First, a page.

There is a clear call for increased innovation in content and more support for new technology. I find it disconcerting that many of those who call for technology innovation from the industry also attack virtually any new technology introduced. Any technology investor will tell you that the road to adoption is full of bumps. There is a reason the books on this subject bear titles like Inside the Tornado.


The fact that it is difficult to develop and market new technology is no reason to stop developing it. Every effort that brings new thinking to the radio industry should be celebrated and every innovator supported. Standing still is not an acceptable strategy for this industry, and this brings me to my comments on the marketing campaign.

OUCH!!!!

Anonymous said...

If commercial radio provided good programming I would listen. Radio is still the most convenient way to listen to content because it is readily available. I also think that when Wi-fi becomes standard terrestrial radio will eventually have to compete with exclusive internet radio stations. The only reason I don't listen to commercial radio is because there is nothing of interest for me in my city. The only radio I currently listen to is NPR.

jan said...

If nothing else you have all the pro-radio-as-it-is-today bloggers and consultants up in arms. They won't mention you by name but they sure in hell are responding to your comments. The losers are being called out and they don't know where to hide. Their rhetoric is old, dated and unbelievable.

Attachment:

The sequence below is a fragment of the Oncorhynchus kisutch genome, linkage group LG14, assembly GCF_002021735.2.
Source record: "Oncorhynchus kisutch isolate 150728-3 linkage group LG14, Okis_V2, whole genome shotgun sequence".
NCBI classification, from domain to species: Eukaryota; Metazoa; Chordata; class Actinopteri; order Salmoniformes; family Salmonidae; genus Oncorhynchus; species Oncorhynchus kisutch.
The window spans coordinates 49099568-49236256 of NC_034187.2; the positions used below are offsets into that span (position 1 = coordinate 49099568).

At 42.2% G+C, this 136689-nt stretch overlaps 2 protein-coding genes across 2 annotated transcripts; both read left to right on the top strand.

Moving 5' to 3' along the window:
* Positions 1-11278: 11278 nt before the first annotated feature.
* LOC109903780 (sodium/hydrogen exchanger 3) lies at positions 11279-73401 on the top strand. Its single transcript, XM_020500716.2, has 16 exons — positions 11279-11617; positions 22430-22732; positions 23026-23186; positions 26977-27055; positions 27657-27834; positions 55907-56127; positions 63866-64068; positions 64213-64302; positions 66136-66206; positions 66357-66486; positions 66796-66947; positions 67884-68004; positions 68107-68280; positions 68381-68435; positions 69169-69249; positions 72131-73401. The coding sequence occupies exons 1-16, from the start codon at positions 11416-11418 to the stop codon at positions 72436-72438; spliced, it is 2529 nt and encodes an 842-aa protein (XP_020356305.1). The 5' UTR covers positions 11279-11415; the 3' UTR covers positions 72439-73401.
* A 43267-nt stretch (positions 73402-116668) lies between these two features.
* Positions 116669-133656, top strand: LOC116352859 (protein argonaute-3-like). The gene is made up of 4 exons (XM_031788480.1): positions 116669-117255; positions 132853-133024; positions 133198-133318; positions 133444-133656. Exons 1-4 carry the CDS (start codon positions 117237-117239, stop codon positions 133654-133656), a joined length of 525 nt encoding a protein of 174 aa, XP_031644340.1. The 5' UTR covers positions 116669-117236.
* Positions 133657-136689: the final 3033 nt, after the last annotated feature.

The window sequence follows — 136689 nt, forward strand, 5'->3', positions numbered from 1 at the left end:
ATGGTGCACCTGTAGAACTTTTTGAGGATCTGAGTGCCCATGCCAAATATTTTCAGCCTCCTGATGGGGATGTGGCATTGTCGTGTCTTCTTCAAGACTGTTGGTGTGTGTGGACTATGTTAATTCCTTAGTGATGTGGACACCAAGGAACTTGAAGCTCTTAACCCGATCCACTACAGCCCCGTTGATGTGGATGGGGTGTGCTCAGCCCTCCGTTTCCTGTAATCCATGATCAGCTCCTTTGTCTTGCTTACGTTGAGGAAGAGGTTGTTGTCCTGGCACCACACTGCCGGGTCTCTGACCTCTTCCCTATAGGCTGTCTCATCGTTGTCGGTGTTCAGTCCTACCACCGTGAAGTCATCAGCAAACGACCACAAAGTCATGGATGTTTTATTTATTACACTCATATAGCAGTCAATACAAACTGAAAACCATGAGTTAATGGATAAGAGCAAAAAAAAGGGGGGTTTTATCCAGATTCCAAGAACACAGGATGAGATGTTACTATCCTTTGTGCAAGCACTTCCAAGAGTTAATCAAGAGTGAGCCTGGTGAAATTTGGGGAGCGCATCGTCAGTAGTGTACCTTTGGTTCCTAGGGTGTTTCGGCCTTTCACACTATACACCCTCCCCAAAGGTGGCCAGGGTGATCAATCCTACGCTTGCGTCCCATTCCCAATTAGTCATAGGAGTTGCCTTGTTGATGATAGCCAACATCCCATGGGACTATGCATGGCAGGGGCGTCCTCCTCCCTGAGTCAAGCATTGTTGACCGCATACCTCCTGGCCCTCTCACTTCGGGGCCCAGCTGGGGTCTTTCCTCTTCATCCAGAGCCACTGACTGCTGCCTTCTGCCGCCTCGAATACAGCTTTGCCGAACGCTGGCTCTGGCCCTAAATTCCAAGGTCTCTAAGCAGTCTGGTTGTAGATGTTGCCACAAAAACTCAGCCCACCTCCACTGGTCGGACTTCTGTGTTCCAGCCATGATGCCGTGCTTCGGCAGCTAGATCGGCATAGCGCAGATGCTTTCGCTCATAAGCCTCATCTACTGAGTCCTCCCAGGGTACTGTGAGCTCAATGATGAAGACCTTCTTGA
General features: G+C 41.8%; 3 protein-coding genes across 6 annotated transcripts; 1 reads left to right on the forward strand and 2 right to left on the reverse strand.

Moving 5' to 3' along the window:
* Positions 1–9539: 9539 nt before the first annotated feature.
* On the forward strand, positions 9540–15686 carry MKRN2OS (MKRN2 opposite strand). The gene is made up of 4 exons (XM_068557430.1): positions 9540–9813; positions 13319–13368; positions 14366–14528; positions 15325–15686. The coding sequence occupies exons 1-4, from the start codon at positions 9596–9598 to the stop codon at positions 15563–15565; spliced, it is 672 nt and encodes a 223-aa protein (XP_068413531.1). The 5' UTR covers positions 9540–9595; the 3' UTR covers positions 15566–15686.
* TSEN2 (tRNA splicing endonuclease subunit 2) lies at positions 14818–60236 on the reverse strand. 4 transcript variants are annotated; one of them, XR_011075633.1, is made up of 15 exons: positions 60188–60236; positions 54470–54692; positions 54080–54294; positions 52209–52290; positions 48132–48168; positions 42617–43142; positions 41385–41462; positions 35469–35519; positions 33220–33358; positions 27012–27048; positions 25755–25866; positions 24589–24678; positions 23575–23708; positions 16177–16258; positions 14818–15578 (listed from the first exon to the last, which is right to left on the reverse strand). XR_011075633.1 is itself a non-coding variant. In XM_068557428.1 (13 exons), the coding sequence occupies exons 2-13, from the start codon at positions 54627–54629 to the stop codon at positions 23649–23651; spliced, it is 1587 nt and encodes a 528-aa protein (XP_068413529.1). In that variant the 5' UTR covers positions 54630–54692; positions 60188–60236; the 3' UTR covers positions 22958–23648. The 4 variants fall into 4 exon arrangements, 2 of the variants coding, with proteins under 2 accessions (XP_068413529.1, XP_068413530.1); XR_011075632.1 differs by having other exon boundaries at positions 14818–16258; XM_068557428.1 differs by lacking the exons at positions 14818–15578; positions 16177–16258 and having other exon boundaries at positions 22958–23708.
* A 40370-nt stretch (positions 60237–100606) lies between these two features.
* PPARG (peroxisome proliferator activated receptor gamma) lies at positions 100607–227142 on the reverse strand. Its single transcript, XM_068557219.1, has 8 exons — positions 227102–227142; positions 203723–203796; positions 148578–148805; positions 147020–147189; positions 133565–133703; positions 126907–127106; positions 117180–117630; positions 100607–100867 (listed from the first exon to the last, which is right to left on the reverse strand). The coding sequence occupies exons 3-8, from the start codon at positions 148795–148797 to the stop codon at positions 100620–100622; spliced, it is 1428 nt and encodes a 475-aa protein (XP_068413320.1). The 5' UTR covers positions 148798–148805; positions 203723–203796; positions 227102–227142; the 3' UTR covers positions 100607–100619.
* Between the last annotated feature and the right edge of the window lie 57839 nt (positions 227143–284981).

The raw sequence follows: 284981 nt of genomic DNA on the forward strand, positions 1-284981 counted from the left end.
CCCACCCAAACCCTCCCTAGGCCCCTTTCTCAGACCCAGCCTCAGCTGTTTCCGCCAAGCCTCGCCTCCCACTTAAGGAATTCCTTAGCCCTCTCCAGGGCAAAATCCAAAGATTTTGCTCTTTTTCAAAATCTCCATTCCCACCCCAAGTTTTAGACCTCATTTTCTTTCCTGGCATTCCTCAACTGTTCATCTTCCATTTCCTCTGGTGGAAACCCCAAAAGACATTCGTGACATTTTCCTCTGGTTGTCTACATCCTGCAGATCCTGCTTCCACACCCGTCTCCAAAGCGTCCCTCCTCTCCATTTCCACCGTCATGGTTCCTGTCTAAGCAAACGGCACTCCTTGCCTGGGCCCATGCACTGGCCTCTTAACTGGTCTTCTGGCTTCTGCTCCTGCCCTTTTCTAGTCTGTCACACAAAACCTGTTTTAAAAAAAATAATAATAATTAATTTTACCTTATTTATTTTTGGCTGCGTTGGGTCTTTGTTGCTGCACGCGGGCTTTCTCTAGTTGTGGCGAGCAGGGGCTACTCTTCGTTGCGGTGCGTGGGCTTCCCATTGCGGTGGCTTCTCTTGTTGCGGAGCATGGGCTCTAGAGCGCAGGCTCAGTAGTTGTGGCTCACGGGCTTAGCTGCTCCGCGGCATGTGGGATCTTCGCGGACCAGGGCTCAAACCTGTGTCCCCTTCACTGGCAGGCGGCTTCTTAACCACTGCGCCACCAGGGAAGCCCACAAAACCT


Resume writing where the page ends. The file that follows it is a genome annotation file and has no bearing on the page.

Anonymous said...

I thought it was interesting that even NPR is having trouble making money. I read where they'll be laying off staff soon because of a budget deficite.

There is no such thing as a "realistic price" for anything. Take a look at gas prices. How realistic is that? Home prices. Taxes. The idea that radio can turn back the hands of time regardless of everything else is crazy talk. If you're waiting for a "realistic price" or someone to give you a top rated, high powered radio station for free, you're going to be waiting a long time.

People want something for nothing. They want radio without commercials, they want to trade music for free, they want free internet. No one wants to pay. That makes it tough when you're looking for a job. Hey, it's easy to find work, just hard to get someone to pay you for doing it. And it will get a lot worse before it gets better.

Anonymous said...

(From All Access)

"Times being what they are, THE CONCLAVE has scheduled a "Life After Radio" session that will address ways to assure success beyond the dial..."

Anonymous said...

I find it odd, amusing and predictable that the Conclave which is backed by many of the people that destroyed radio would do this. The Conclave is made up of those consultants, operators and others that help destroy radio as we knew it.

Anonymous said...

"The Conclave is made up of those consultants, operators and others that help destroy radio as we knew it."